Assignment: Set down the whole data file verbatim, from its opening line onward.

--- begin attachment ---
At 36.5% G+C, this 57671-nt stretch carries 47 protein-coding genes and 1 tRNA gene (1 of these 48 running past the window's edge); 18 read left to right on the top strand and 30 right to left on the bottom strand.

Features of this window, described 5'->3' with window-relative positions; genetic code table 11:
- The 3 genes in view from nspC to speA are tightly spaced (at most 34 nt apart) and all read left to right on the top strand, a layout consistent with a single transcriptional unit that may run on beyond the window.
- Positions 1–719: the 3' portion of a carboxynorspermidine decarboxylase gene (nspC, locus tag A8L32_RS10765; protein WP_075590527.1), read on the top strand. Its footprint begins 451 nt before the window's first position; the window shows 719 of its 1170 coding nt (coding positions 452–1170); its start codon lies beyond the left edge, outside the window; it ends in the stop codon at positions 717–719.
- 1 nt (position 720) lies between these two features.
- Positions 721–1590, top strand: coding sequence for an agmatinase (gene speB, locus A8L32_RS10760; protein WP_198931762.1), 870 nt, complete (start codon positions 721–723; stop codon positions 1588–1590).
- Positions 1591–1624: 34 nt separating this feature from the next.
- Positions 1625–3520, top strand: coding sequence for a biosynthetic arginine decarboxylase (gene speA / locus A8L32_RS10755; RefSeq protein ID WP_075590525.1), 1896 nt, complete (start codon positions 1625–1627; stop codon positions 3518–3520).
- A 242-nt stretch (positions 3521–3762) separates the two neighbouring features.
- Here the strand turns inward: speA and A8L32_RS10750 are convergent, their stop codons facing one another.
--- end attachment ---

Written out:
At 36.5% G+C, this 57671-nt stretch carries 47 protein-coding genes and 1 tRNA gene (1 of these 48 running past the window's edge); 18 read left to right on the top strand and 30 right to left on the bottom strand.

Features of this window, described 5'->3' with window-relative positions; genetic code table 11:
- The 3 genes in view from nspC to speA are tightly spaced (at most 34 nt apart) and all read left to right on the top strand, a layout consistent with a single transcriptional unit that may run on beyond the window.
- Positions 1–719: the 3' portion of a carboxynorspermidine decarboxylase gene (nspC, locus tag A8L32_RS10765; protein WP_075590527.1), read on the top strand. Its footprint begins 451 nt before the window's first position; the window shows 719 of its 1170 coding nt (coding positions 452–1170); its start codon lies beyond the left edge, outside the window; it ends in the stop codon at positions 717–719.
- 1 nt (position 720) lies between these two features.
- Positions 721–1590, top strand: coding sequence for an agmatinase (gene speB, locus A8L32_RS10760; protein WP_198931762.1), 870 nt, complete (start codon positions 721–723; stop codon positions 1588–1590).
- Positions 1591–1624: 34 nt separating this feature from the next.
- Positions 1625–3520, top strand: coding sequence for a biosynthetic arginine decarboxylase (gene speA / locus A8L32_RS10755; RefSeq protein ID WP_075590525.1), 1896 nt, complete (start codon positions 1625–1627; stop codon positions 3518–3520).
- A 242-nt stretch (positions 3521–3762) separates the two neighbouring features.
- Here the strand turns inward: speA and A8L32_RS10750 are convergent, their stop codons facing one another.